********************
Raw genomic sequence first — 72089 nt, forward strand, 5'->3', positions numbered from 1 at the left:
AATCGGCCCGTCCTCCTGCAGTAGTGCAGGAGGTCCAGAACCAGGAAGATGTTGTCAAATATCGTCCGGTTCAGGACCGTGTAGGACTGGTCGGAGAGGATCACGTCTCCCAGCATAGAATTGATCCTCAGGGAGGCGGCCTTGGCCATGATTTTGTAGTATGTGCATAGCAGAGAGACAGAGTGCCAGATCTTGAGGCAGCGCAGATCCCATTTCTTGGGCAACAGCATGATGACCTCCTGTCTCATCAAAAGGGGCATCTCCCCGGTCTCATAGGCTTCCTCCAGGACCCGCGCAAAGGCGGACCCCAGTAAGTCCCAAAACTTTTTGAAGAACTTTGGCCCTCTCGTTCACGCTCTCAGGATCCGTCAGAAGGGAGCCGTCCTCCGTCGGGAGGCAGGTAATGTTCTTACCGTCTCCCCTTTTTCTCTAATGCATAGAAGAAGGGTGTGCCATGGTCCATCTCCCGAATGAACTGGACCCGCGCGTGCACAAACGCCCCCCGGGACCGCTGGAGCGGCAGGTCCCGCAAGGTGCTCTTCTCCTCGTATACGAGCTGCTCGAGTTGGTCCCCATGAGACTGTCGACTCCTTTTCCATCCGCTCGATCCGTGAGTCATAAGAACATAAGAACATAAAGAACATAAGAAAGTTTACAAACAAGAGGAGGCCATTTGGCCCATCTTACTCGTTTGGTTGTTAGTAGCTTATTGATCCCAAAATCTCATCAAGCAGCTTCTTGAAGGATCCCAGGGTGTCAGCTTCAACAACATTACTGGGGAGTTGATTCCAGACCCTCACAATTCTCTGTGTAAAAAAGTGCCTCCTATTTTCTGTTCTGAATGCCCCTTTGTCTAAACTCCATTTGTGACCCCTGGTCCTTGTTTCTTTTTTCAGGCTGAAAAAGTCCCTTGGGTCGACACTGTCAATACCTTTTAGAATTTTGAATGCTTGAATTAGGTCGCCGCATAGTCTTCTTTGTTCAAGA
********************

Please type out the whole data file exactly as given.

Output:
Raw genomic sequence first — 72089 nt, forward strand, 5'->3', positions numbered from 1 at the left:
AATCGGCCCGTCCTCCTGCAGTAGTGCAGGAGGTCCAGAACCAGGAAGATGTTGTCAAATATCGTCCGGTTCAGGACCGTGTAGGACTGGTCGGAGAGGATCACGTCTCCCAGCATAGAATTGATCCTCAGGGAGGCGGCCTTGGCCATGATTTTGTAGTATGTGCATAGCAGAGAGACAGAGTGCCAGATCTTGAGGCAGCGCAGATCCCATTTCTTGGGCAACAGCATGATGACCTCCTGTCTCATCAAAAGGGGCATCTCCCCGGTCTCATAGGCTTCCTCCAGGACCCGCGCAAAGGCGGACCCCAGTAAGTCCCAAAACTTTTTGAAGAACTTTGGCCCTCTCGTTCACGCTCTCAGGATCCGTCAGAAGGGAGCCGTCCTCCGTCGGGAGGCAGGTAATGTTCTTACCGTCTCCCCTTTTTCTCTAATGCATAGAAGAAGGGTGTGCCATGGTCCATCTCCCGAATGAACTGGACCCGCGCGTGCACAAACGCCCCCCGGGACCGCTGGAGCGGCAGGTCCCGCAAGGTGCTCTTCTCCTCGTATACGAGCTGCTCGAGTTGGTCCCCATGAGACTGTCGACTCCTTTTCCATCCGCTCGATCCGTGAGTCATAAGAACATAAGAACATAAAGAACATAAGAAAGTTTACAAACAAGAGGAGGCCATTTGGCCCATCTTACTCGTTTGGTTGTTAGTAGCTTATTGATCCCAAAATCTCATCAAGCAGCTTCTTGAAGGATCCCAGGGTGTCAGCTTCAACAACATTACTGGGGAGTTGATTCCAGACCCTCACAATTCTCTGTGTAAAAAAGTGCCTCCTATTTTCTGTTCTGAATGCCCCTTTGTCTAAACTCCATTTGTGACCCCTGGTCCTTGTTTCTTTTTTCAGGCTGAAAAAGTCCCTTGGGTCGACACTGTCAATACCTTTTAGAATTTTGAATGCTTGAATTAGGTCGCCGCATAGTCTTCTTTGTTCAAGA